Fifth-generation (5G) wireless is currently the most advanced mobile broadband technology being rolled out in response to increasing demands for faster and broader bandwidth from, for instance, the Internet of Things (IoT) and the metaverse. While still accounting for a small percentage of mobile connections compared to the previous 4G/LTE networks due to challenges facing the practical rollout, notably of standalone 5G, 5G connections are set to overtake 4G in the coming years.
Booming 5G growth and the companies behind it
5G commercial services continue to be launched after an initial boom in 2020, with companies such as Ericsson, Nokia, and Huawei claiming the highest number of these launches as of 2022. Enhanced mobile broadband (eMBB) and fixed wireless access (FWA) are the main use cases for 5G in terms of economic impact, with 5G mobile subscriptions expected to continue exponentially increasing. By 2026, forecasts predict that there will be just under five billion 5G subscriptions worldwide. North and South-East Asia are expected to embrace 5G technology faster than other regions.
Likewise, 5G-enabled smartphone shipments are also expected to increase and overtook non-5G capable smartphones in 2022, with Apple, Samsung, and Xiaomi dominating the market in 2022. Different industries each have their own leading companies in terms of the 5G enablement landscape, including semiconductor companies like Nvidia producing 5G-capable chips, infrastructure companies like Arista Networks providing network equipment, and real estate companies like American Tower managing 5G cell towers and other infrastructure.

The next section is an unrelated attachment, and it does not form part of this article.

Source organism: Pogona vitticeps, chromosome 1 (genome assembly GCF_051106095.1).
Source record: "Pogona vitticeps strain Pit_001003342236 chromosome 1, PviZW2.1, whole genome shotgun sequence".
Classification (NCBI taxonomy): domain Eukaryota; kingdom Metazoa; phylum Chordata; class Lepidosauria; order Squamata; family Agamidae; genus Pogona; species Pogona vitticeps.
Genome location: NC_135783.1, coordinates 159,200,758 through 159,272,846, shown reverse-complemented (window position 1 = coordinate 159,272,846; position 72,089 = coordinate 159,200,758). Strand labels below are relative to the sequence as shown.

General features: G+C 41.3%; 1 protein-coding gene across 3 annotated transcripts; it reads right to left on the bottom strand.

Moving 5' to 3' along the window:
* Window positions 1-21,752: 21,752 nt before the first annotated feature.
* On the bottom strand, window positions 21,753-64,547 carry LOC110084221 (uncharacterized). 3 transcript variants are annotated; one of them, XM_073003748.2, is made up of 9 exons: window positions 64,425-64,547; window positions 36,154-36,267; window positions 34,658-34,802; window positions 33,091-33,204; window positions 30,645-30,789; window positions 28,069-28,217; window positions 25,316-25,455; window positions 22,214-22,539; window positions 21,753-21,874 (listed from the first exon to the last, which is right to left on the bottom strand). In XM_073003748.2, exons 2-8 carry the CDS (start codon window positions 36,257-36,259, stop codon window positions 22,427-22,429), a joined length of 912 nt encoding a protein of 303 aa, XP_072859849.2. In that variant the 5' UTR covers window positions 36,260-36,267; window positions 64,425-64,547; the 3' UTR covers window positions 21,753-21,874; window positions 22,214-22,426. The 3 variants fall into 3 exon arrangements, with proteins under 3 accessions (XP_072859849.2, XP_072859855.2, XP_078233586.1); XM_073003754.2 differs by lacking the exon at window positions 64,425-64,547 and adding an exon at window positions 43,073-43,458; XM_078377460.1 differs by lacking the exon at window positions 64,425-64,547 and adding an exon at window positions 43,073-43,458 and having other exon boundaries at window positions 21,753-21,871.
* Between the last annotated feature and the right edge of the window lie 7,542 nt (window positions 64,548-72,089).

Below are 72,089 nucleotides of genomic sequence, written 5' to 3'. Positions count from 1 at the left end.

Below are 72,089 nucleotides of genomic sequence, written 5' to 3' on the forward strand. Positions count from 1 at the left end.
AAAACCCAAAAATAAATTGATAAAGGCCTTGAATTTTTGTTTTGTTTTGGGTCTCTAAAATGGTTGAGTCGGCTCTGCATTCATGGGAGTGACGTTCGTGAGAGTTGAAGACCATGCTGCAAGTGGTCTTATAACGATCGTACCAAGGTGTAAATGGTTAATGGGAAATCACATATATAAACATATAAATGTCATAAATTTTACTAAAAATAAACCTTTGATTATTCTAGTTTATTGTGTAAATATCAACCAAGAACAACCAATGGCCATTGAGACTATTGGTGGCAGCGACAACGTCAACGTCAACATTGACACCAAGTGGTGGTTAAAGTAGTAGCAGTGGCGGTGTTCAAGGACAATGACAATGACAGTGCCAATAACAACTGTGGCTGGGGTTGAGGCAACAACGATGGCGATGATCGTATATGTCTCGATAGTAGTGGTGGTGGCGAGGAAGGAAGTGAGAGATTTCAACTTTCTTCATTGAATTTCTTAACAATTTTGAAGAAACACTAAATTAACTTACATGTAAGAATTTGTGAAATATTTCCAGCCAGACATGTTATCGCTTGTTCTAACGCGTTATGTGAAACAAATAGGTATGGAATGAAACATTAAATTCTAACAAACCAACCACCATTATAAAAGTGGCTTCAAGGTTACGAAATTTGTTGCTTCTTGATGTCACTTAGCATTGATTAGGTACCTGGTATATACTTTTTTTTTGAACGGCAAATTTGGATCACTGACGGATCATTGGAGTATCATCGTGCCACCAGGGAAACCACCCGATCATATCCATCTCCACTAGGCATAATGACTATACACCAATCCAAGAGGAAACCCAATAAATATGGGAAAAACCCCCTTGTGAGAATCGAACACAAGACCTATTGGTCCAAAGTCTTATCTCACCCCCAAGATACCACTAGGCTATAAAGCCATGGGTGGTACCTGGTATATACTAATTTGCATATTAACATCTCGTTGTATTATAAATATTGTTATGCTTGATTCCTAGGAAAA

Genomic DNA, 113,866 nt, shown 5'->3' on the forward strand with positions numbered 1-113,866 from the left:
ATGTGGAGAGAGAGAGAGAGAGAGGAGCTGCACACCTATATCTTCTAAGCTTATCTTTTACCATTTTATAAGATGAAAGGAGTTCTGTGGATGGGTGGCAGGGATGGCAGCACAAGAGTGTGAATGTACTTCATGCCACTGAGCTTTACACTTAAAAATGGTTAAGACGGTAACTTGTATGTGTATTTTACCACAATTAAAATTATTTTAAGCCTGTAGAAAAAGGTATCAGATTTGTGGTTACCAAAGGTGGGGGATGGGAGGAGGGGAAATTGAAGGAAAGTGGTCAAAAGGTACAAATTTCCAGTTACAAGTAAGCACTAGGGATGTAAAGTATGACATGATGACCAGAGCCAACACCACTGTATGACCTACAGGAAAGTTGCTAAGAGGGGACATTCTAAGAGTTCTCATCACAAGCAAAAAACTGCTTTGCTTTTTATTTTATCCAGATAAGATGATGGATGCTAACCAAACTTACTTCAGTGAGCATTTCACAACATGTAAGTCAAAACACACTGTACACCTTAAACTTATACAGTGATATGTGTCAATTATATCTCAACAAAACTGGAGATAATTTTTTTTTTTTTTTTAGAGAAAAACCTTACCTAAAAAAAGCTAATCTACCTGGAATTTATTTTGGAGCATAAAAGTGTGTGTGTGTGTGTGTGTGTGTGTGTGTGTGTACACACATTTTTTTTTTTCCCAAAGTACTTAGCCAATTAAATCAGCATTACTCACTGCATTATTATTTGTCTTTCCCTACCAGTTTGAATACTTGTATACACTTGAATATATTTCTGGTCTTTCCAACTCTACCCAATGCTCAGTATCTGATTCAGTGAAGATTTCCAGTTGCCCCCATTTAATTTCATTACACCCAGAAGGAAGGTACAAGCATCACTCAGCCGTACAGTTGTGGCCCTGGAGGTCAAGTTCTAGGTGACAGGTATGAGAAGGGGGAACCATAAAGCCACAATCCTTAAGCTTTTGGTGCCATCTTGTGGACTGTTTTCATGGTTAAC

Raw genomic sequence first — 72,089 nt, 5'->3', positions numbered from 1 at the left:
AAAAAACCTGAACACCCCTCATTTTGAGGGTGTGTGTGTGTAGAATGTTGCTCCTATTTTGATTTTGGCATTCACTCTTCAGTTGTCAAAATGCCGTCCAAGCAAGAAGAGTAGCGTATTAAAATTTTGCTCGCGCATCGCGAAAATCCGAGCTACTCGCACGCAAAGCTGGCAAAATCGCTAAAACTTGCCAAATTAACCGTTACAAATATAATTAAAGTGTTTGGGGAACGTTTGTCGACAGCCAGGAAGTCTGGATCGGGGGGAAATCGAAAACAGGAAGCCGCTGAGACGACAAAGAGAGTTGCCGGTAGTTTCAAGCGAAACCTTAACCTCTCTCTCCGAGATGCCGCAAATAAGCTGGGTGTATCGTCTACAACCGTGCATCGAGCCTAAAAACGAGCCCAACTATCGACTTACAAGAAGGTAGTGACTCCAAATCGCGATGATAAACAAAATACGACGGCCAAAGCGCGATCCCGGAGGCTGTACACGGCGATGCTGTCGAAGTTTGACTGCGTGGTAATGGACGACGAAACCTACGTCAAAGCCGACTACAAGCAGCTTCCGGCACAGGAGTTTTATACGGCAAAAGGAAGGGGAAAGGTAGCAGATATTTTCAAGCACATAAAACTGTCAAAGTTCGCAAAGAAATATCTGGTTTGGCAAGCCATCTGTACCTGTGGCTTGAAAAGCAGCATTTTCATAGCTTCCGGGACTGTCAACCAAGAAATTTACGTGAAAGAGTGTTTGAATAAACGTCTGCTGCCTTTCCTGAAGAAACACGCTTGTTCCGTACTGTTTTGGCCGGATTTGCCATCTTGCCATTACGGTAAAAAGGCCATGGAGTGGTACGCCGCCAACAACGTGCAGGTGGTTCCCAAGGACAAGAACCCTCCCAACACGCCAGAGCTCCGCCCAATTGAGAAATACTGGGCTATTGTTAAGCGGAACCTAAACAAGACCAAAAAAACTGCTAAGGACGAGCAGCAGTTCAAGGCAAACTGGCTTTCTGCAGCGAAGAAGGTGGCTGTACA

5G benefits and challenges
5G aims to support increasing capacity demands and, compared to 4G/LTE, the average download speeds of 5G were over five times faster in all markets. 5G technology will allow for easier streaming of high-definition media in densely populated areas or when out of reach of Wi-Fi hotspots. Other potential benefits include integrated management of the vast amount of connected devices in a smart society, lower cost, lower battery consumption, lower latency, and improved support of device-to-device communication.
However, while 5G is the undeniable future of telecommunications, its promises of massive machine-type communication and lower latency come mainly from standalone 5G, whereas most telecommunication companies deploying 5G networks have built on existing 4G/LTE infrastructure, known as non-standalone (NSA) 5G, for easier and faster rollouts. The rate of 5G launches has therefore decreased since 2020, likely due to the expensive set-up costs for SA 5G on top of the adverse economic environment in 2022. Yet, the 5G rollout continues, and all but one of the 5G launches announced for 2023 are standalone.
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